Will Iceland push the Norwegian EU debate?

The EU-debate in the former euro-sceptic fishing nation Iceland is heating up, as banks, business interests and labour unions are all calling for EU-membership and adoption of the Euro. An Icelandic membership may also trigger a new debate on Norwegian membership to the EU.

It seems difficult to foresee that Norway will join the EU any time soon, as Norwegians narrowly have voted no to EU membership twice (1972 and 1994) and the oil-economy seems less affected by the world’s financial crisis so far.

Previous applications have not been triggered by domestic/internal events

Norwegian politicians seem to lack the political clout and guts to raise the debate, as the question is the most contentious and divisive in Norwegian politics. The 1972 application came as a result of the British application, where both Norway and Denmark applied. The 1994 application came as a result of the Swedish application. In other words, external events seem to trigger the membership debates in Norway.

Three events that can trigger an EU application in Norway

There are currently three external events I believe can trigger an EU-debate in Norway:

  • Iceland applies for membership to the EU. This will leave Norway “alone” in the EEA-agreement together with Lichtenstein. EFTA will become even more irrelevant. More importantly, Iceland will be on the other side of the negotiation table when Norway negotiates their fishery agreements with the EU. This is a situation I think is unacceptable for Norwegian fishing industry who has always regarded themselves as big brothers to Iceland. Norwegian newspaper VG reported on the issue today.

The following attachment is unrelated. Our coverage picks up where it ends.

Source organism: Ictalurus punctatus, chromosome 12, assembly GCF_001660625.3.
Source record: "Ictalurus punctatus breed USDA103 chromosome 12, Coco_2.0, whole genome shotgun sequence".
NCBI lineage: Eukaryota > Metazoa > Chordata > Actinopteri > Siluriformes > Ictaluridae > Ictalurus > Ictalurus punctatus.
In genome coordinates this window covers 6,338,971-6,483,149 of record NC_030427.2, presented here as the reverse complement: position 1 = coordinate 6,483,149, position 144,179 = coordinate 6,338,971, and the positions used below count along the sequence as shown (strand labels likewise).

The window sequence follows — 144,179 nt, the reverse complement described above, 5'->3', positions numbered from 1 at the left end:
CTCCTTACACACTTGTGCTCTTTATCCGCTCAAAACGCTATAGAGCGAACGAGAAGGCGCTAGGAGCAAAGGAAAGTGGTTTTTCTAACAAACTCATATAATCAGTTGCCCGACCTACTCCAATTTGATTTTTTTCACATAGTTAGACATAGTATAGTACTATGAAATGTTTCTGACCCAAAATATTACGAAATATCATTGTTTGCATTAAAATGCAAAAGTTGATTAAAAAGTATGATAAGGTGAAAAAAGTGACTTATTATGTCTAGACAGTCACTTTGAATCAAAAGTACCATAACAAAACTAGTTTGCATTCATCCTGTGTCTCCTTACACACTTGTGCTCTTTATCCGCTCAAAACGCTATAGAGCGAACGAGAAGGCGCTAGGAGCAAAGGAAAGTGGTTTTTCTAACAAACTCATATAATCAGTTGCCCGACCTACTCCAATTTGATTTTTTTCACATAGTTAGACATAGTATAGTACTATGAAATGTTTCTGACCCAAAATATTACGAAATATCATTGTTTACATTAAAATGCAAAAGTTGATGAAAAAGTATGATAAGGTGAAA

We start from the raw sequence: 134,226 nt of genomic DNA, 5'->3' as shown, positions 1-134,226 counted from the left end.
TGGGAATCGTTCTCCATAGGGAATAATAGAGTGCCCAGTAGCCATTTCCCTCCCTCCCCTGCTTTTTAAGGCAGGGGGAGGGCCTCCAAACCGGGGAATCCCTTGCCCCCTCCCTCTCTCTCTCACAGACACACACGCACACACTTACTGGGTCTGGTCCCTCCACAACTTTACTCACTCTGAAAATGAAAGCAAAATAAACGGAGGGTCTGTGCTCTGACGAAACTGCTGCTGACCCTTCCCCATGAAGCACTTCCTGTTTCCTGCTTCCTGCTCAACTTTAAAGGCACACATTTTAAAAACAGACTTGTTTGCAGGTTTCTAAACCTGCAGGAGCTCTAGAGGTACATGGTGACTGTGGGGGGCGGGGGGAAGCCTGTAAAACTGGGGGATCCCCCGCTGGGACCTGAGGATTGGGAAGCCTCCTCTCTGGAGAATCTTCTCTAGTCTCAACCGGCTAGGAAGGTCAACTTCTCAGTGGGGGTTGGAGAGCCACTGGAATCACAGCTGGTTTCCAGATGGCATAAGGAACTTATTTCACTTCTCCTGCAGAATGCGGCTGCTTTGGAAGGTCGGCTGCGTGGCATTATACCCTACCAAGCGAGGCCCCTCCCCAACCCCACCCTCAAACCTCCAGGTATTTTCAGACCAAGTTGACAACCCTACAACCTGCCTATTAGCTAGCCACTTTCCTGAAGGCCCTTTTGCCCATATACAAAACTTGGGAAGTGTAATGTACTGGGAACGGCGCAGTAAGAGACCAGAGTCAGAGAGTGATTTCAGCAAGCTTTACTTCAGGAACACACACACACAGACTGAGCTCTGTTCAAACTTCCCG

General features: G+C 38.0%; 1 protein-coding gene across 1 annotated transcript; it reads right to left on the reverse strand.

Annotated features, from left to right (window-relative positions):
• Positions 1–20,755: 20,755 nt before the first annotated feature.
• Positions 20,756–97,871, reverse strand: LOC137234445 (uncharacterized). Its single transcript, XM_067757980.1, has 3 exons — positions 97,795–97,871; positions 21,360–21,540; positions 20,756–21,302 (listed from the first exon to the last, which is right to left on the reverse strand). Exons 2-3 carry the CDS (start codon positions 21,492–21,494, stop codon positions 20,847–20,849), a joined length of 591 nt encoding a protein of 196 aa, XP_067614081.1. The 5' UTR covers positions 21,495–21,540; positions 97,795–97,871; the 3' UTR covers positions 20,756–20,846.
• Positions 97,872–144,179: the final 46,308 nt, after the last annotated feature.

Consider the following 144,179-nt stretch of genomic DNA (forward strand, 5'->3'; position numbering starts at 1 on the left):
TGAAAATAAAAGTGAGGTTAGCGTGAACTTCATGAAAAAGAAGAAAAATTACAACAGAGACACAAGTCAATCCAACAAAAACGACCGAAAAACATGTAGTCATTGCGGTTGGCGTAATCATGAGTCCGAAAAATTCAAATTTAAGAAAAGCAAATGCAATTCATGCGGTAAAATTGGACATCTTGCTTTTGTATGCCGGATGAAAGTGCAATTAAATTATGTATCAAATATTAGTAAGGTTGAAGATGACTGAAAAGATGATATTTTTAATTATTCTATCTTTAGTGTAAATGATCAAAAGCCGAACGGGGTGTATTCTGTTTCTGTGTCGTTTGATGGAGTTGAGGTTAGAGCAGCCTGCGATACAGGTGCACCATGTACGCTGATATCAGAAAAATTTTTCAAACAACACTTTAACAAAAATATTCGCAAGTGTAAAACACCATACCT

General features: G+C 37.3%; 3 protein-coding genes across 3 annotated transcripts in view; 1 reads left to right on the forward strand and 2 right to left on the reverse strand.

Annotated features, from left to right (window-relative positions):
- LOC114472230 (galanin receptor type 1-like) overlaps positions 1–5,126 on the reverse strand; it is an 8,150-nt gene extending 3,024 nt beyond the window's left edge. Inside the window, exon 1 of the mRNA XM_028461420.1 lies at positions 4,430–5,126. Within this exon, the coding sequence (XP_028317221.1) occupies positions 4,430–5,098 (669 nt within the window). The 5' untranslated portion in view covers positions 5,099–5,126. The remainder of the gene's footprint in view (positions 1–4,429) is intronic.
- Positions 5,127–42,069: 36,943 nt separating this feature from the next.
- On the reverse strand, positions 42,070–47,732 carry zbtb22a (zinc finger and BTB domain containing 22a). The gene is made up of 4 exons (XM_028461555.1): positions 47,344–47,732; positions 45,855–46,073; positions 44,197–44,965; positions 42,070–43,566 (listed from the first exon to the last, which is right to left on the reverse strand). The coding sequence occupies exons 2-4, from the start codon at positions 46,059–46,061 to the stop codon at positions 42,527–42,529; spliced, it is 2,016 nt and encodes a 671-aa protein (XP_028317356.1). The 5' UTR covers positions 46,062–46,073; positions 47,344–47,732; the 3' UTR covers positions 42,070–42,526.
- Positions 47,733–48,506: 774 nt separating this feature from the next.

• Increased pressure from Russia. Norway is currently in a long-standing border dispute with Russia for more than 30 years. If Russia continues to reassert itself in the North, Norwegians might start feeling lonely without international support for their claims. EU-membership might seem like the only viable option to secure Norwegian interests’ in the High North. Read more about it here:  Norway Urges Russia to Stick to International Law in Arctic , President Medvedev threatens Russian Arctic annexation
  • Economic depression. The main rationale used to explain why Norway is outside the EU is that the Norwegian economy has been going so well due to the oil discoveries in the 70ies, leaving Norway as one of the best countries to live in world wide. Many Norwegians thus have not had a clear economic incentive to join the union. If the economy (sadly) is weakened, EU-membership might seem as the option that can boost the economy, as it has been in almost all the new member states of the union.

Read an old, but still good, analysis from the International Herald tribune on the pros and cons in the Norwegian EU debate

Do you think can trigger a new Norwegian application to the EU?


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